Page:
I think the conservative position as long as I have been around is that kids do better raised by their parents than strangers (pre-school, K-12, daycare). The capitalist or corporatist position is that kids are better raised by people paid to be around them, not conservatives. This is one of the major areas Republicans have disagreement since conservatives would put families over money and corporatists/capitalists would put profit over the family unit. Ditto with drugs. Conservatives generally belief drugs are a net harm to society and that if people use drugs they should be self-sufficient instead of seeking other people’s money to support themselves.

    You should also really look into pre-K, although my sense if you seem to believe in it more for the benefits of the childcare than education. Almost every legit study I’ve seen on pre-K finds that it works well for higher income parents because they have the money to be involved in their child’s education and lower income children just get another year of government babysitting.

    My dad didn’t finish high school but he supported a family of 4 working at the saw mill in Seeley. Legitimately 70% of mill jobs are gone now because they’ve been sued into oblivion by the left over muh environment. Just this year in my business we’ve already faced double and tripling of lumber prices, while Idaho has GOP in power and many more mills and better economy. Instead we sit here and let it burn in the name of Pagan wilderness beliefs ala “public lands.” 30 years later I have two bachelors and working on Masters degree and am basically unemployable since we’ve completely restructured our education system to funnel kids into the prolonged adolescence of college instead of into real life where skills help you earn more money.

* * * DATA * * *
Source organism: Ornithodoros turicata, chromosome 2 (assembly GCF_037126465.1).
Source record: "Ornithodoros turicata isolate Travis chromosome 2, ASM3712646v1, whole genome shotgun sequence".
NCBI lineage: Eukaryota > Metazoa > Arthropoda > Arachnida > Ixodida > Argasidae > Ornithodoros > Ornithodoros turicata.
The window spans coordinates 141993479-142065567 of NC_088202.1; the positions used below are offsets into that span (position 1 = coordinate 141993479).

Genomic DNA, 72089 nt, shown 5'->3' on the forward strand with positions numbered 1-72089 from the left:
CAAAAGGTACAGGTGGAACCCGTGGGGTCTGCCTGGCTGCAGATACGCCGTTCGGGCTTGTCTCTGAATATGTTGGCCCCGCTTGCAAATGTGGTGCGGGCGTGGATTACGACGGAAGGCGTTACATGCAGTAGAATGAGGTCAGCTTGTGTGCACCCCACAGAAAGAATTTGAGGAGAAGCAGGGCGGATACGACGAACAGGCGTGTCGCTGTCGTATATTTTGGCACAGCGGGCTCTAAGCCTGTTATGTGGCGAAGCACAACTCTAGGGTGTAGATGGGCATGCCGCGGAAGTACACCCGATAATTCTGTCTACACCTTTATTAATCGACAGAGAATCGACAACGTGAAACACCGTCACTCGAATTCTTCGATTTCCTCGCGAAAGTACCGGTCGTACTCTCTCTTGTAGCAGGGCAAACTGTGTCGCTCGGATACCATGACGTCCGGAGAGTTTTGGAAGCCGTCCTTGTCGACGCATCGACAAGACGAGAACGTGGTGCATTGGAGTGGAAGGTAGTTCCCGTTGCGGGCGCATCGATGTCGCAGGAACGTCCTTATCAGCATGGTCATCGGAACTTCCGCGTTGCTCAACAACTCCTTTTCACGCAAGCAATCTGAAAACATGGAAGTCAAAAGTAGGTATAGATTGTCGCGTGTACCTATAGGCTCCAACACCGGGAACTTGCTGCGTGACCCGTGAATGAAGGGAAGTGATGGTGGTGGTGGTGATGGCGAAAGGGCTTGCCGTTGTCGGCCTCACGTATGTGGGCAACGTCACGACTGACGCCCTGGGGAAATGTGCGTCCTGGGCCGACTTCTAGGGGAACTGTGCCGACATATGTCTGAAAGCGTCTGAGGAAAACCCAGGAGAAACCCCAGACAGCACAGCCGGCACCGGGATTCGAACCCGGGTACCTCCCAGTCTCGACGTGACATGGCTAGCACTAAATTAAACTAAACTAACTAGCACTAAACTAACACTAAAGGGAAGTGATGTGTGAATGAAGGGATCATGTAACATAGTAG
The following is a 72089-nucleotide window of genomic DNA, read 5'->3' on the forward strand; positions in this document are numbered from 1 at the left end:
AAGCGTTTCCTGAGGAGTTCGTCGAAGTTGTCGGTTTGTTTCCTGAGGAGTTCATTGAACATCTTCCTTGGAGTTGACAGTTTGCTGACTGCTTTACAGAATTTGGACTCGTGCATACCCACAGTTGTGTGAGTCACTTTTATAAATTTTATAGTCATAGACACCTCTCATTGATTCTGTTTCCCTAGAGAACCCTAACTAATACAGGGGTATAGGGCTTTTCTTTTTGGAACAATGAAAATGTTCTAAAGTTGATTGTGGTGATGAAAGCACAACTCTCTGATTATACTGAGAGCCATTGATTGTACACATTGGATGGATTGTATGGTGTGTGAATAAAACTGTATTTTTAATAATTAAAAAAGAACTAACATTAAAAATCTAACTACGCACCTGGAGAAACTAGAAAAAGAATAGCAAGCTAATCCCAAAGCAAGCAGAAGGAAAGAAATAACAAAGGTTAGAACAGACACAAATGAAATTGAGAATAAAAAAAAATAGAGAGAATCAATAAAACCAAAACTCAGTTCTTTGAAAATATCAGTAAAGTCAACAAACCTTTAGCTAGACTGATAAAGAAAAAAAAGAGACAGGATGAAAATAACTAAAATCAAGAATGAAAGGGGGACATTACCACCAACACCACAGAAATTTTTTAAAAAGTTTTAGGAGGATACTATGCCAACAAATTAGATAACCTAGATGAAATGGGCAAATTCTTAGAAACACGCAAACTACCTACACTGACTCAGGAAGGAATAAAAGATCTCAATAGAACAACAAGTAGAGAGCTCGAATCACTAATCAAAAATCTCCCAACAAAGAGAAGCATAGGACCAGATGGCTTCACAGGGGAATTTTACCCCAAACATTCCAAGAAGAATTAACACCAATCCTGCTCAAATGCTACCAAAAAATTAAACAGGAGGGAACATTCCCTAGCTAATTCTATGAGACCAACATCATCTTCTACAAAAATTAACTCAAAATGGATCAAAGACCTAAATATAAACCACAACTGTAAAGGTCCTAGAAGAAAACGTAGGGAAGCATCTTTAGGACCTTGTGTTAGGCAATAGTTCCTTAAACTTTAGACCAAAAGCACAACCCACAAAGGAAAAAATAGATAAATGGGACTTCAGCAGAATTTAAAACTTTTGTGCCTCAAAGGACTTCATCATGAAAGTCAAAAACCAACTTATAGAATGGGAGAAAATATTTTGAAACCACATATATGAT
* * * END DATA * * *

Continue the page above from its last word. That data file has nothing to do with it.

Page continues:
I feel your pain man but I think your anger is misdirected. Personally I think brainwashing women into thinking they are more useful as secretaries and fast food workers while they are empowered by killing their own children before birth is a bit twisted to me. The solution here is not more government provided shit, but a move back towards providing living wage jobs with benefits so we can focus on keeping the nuclear family stable. FYI conservatives were the last people wanting families ripped apart so we could be gender-equal as minimum wage slaves while Big Brother teaches our children. That is the corporatists in both parties, not conservatives.

    • I’m being critical of the fiscal conservative mantra as it relates to drug testing because it’s one way I’ve seen, up close, the preference to waste taxpayer money on a social disease. if you kick people off Medicaid after growing government to so it has the capacity to test them, and they lose the case manager that Medicaid paid for, and they end up in jail (a scenario I have seen play out in real life over and over again), then the money you think you are saving is actually being spent on prisons instead. support services are cheaper, thus MORE FISCALLY CONSERVATIVE than incarceration.

      some of the other points you make I don’t necessarily disagree with, but the class war waged by corporatists/capitalists has captured both parties, and all the social misery is the result. conservatives need to realize that about the Republican party, and liberals need to realize that about Democratic party.